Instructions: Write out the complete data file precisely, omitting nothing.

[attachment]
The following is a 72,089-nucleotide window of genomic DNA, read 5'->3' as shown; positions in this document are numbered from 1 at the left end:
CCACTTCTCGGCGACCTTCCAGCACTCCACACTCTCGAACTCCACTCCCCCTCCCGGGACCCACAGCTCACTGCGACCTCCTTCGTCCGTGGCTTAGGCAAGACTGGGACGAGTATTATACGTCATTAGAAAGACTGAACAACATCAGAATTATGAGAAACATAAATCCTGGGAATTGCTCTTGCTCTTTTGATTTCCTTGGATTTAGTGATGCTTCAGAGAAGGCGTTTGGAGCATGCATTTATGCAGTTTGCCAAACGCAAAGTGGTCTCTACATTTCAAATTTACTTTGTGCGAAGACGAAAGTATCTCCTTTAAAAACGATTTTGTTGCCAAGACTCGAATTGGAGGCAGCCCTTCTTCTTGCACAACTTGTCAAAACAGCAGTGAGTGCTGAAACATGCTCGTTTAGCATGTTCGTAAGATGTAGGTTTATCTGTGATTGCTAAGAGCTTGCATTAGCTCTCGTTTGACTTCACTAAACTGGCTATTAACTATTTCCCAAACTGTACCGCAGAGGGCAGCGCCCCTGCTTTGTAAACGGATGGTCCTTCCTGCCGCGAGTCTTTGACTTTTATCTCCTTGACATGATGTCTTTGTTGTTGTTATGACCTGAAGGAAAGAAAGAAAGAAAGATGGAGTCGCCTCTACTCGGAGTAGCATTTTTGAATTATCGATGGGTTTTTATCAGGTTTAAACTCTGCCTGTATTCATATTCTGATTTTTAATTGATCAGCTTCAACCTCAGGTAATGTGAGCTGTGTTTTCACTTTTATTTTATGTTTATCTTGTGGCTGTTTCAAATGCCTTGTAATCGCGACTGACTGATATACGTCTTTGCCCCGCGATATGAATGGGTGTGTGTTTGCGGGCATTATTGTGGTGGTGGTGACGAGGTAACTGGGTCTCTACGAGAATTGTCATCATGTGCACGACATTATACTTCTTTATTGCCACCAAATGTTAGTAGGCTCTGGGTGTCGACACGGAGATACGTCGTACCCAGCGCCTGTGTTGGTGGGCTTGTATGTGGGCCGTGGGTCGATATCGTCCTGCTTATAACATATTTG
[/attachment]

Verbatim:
The following is a 72,089-nucleotide window of genomic DNA, read 5'->3' as shown; positions in this document are numbered from 1 at the left end:
CCACTTCTCGGCGACCTTCCAGCACTCCACACTCTCGAACTCCACTCCCCCTCCCGGGACCCACAGCTCACTGCGACCTCCTTCGTCCGTGGCTTAGGCAAGACTGGGACGAGTATTATACGTCATTAGAAAGACTGAACAACATCAGAATTATGAGAAACATAAATCCTGGGAATTGCTCTTGCTCTTTTGATTTCCTTGGATTTAGTGATGCTTCAGAGAAGGCGTTTGGAGCATGCATTTATGCAGTTTGCCAAACGCAAAGTGGTCTCTACATTTCAAATTTACTTTGTGCGAAGACGAAAGTATCTCCTTTAAAAACGATTTTGTTGCCAAGACTCGAATTGGAGGCAGCCCTTCTTCTTGCACAACTTGTCAAAACAGCAGTGAGTGCTGAAACATGCTCGTTTAGCATGTTCGTAAGATGTAGGTTTATCTGTGATTGCTAAGAGCTTGCATTAGCTCTCGTTTGACTTCACTAAACTGGCTATTAACTATTTCCCAAACTGTACCGCAGAGGGCAGCGCCCCTGCTTTGTAAACGGATGGTCCTTCCTGCCGCGAGTCTTTGACTTTTATCTCCTTGACATGATGTCTTTGTTGTTGTTATGACCTGAAGGAAAGAAAGAAAGAAAGATGGAGTCGCCTCTACTCGGAGTAGCATTTTTGAATTATCGATGGGTTTTTATCAGGTTTAAACTCTGCCTGTATTCATATTCTGATTTTTAATTGATCAGCTTCAACCTCAGGTAATGTGAGCTGTGTTTTCACTTTTATTTTATGTTTATCTTGTGGCTGTTTCAAATGCCTTGTAATCGCGACTGACTGATATACGTCTTTGCCCCGCGATATGAATGGGTGTGTGTTTGCGGGCATTATTGTGGTGGTGGTGACGAGGTAACTGGGTCTCTACGAGAATTGTCATCATGTGCACGACATTATACTTCTTTATTGCCACCAAATGTTAGTAGGCTCTGGGTGTCGACACGGAGATACGTCGTACCCAGCGCCTGTGTTGGTGGGCTTGTATGTGGGCCGTGGGTCGATATCGTCCTGCTTATAACATATTTG